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Heads and tails

When far from the Sun, a comet resembles a dirty snowball a few kilometres wide. Only when it reaches somewhere around the orbit of Mars do the Sun’s light and heat awaken the snowball from its hibernation so that it displays itself for the admiration of astronomers.

A comet’s regalia has four components: a nucleus; a coma, which together with the nucleus makes up the head; a tail (although not in all cases); and, around the whole comet, a bubble of hydrogen, millions of kilometres across, invisible to the eye but detectable by instruments in space.

The fount of all cometary activity is the nucleus, the dirty snowball, composed mostly of frozen water caked with dark dust. Under the warming influence of the Sun, fountains of evaporating ice burst through the crust to form an enveloping halo of gas and dust, the coma. An ordinary comet’s coma is about 10,000 kilometres wide, big enough to engulf the Earth, but in the greatest comets, Halley’s among them, the coma spans more than 100,000 kilometres, half the distance from the Earth to the Moon. For all its size, the coma is still transparent – stars can be seen shining through it, as they can through the tail. The gases of a comet are far thinner than your breath.

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The black heart of Halley

The nucleus of Halley’s Comet, a dust-encrusted block of ice with a surface as dark as soot, as photographed by the European space probe Giotto in 1986 March. It was 15 km long by 7 km wide, larger than many astronomers had expected. Gas and dust was spraying out from the nucleus through cracks in the surface. The ‘dirty snowball’ model of comet nuclei was put forward by the American astronomer Fred Whipple in 1950, but Halley’s nucleus was the first to be seen. Max Planck Institute for Solar System Research.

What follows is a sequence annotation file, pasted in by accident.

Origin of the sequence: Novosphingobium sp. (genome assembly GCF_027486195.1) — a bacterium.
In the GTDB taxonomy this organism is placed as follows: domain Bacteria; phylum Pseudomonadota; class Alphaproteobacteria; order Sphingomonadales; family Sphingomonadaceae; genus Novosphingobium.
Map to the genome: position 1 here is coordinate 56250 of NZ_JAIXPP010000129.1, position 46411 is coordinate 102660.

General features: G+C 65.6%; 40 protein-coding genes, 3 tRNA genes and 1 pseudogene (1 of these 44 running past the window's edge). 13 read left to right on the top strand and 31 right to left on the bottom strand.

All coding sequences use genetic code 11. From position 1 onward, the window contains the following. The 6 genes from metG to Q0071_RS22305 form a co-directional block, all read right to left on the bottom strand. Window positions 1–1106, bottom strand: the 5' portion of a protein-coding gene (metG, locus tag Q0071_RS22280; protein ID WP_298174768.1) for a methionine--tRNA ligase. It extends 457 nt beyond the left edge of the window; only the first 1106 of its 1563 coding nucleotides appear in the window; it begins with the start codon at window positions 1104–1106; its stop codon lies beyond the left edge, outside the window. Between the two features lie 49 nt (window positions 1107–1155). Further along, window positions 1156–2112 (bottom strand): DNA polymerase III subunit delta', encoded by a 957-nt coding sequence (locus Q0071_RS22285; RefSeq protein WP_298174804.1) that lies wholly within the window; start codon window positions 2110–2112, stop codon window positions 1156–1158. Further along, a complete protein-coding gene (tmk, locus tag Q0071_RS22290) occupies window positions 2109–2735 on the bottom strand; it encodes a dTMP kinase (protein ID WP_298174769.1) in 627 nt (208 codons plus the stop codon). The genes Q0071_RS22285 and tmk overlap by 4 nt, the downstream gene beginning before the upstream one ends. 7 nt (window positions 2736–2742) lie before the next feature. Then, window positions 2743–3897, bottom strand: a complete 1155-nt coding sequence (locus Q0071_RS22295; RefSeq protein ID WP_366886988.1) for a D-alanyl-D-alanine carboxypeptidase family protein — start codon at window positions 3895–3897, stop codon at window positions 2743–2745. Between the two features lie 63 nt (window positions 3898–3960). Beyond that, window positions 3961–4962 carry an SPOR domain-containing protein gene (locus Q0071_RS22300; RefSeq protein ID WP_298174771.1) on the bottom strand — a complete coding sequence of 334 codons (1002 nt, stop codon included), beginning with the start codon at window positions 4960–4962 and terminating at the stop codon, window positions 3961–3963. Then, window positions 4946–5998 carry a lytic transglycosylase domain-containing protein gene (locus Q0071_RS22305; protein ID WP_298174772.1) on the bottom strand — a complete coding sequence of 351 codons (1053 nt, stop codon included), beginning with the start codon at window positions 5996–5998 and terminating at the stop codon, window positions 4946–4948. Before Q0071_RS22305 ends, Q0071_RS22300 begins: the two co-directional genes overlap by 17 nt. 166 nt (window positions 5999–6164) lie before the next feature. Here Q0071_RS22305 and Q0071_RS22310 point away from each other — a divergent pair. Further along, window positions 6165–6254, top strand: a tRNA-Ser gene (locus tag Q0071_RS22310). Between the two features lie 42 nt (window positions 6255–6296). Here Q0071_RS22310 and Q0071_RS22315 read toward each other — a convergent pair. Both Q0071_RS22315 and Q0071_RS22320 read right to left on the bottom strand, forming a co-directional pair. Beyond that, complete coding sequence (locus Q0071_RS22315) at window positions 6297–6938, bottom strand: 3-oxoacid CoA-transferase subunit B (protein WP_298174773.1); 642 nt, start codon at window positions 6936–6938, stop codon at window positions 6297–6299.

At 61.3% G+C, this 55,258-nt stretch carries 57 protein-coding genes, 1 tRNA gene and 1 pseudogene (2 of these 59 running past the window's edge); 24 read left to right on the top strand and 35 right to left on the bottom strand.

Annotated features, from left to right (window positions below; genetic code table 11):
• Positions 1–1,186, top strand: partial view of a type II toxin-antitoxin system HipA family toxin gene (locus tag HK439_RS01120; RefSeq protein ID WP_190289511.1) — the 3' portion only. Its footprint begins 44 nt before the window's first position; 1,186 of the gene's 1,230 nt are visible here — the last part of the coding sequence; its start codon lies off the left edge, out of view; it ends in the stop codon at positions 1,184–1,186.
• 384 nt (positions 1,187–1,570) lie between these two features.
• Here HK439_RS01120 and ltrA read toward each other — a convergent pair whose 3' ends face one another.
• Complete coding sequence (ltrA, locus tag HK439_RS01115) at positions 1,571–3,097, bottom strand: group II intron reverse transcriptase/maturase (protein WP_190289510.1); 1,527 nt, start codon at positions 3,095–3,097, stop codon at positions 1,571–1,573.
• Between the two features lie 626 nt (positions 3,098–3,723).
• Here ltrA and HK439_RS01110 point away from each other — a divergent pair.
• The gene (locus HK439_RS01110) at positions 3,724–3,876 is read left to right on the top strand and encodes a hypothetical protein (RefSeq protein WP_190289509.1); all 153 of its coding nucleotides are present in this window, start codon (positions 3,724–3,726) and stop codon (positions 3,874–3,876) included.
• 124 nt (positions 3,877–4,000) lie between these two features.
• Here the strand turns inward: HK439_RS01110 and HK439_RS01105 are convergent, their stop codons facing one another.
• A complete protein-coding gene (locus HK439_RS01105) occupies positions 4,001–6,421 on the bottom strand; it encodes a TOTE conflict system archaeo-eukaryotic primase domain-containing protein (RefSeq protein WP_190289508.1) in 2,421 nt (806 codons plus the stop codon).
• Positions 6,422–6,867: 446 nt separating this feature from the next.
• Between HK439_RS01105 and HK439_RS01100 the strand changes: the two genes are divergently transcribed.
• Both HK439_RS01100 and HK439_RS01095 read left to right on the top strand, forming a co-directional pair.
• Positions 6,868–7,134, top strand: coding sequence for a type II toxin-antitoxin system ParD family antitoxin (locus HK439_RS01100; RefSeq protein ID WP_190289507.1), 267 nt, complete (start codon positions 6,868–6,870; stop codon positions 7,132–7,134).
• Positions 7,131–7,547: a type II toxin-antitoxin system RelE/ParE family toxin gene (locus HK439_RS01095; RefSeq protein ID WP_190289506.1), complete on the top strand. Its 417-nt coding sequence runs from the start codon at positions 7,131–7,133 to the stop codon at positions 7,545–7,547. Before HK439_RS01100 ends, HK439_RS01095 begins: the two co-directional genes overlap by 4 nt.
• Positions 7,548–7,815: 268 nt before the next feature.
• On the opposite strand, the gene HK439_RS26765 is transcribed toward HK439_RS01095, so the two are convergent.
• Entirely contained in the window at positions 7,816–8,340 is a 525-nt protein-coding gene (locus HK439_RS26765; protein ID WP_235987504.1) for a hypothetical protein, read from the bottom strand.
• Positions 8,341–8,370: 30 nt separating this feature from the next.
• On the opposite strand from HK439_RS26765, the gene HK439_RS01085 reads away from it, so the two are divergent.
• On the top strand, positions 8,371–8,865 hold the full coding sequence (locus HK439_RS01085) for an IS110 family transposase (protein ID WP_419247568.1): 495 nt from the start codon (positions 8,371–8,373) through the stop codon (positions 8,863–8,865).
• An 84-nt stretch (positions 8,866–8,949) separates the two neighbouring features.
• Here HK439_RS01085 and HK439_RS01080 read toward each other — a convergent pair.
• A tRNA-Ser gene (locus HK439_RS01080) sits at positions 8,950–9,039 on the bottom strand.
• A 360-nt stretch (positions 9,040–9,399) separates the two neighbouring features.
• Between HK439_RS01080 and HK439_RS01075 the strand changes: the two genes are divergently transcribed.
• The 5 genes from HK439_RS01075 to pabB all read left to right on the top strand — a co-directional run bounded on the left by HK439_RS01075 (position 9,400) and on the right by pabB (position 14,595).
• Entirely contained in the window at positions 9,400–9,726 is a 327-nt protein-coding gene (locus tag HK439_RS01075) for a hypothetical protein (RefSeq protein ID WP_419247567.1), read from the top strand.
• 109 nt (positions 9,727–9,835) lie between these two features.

In the popular mind a comet would not be a comet without its tail, but in truth the majority of comets are as tailless as a Manx cat. Amputee comets are almost invariably faint, though, so just about every comet that you are likely to see with the naked eye will have a tail, or possibly two: one composed of gas and one of dust. You can tell the two apart because the tail of gas is straighter, whereas the tail of dust is more curved and smudgy. Note that the direction in which a comet spreads its tail is no clue to the course the comet is steering, for a tail is not the wake of a comet. Rather, the tail blows away from the Sun, so a departing comet actually chases its own tail.

Gas tails of comets are evidence that there is a ‘wind’ of sorts in space, known as the solar wind. This is a stream of atomic particles from the Sun which blows gas away from the comet’s head like a flag in a breeze. Bombarded by the Sun’s ultraviolet light, the gas in the tail fluoresces like an advertising sign, as does the gas in the coma, producing an ethereal self-luminance. Gas tails can stretch for 100 million kilometres or more, as did that of Halley’s Comet in 1910.

Dust tails are shorter, and shine simply by reflecting sunlight. Impacts by photons of sunlight push dust specks away from the comet’s head, an effect known as radiation pressure. As the dust recedes from the head it spreads out into a fan shape.

Clearly, a comet pays dearly for its moment of glory when near the Sun by irretrievably shedding mass – over a hundred million tons each trip, in the case of a bright comet like Halley’s. Yet the nucleus is big enough to survive thousands of returns.

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Twin tails

The magnificent Comet Hale–Bopp of 1997 displayed the two types of cometary tail to perfection: a straight, blue gas tail and a broader, curving dust tail. European Southern Observatory.

Heads and tails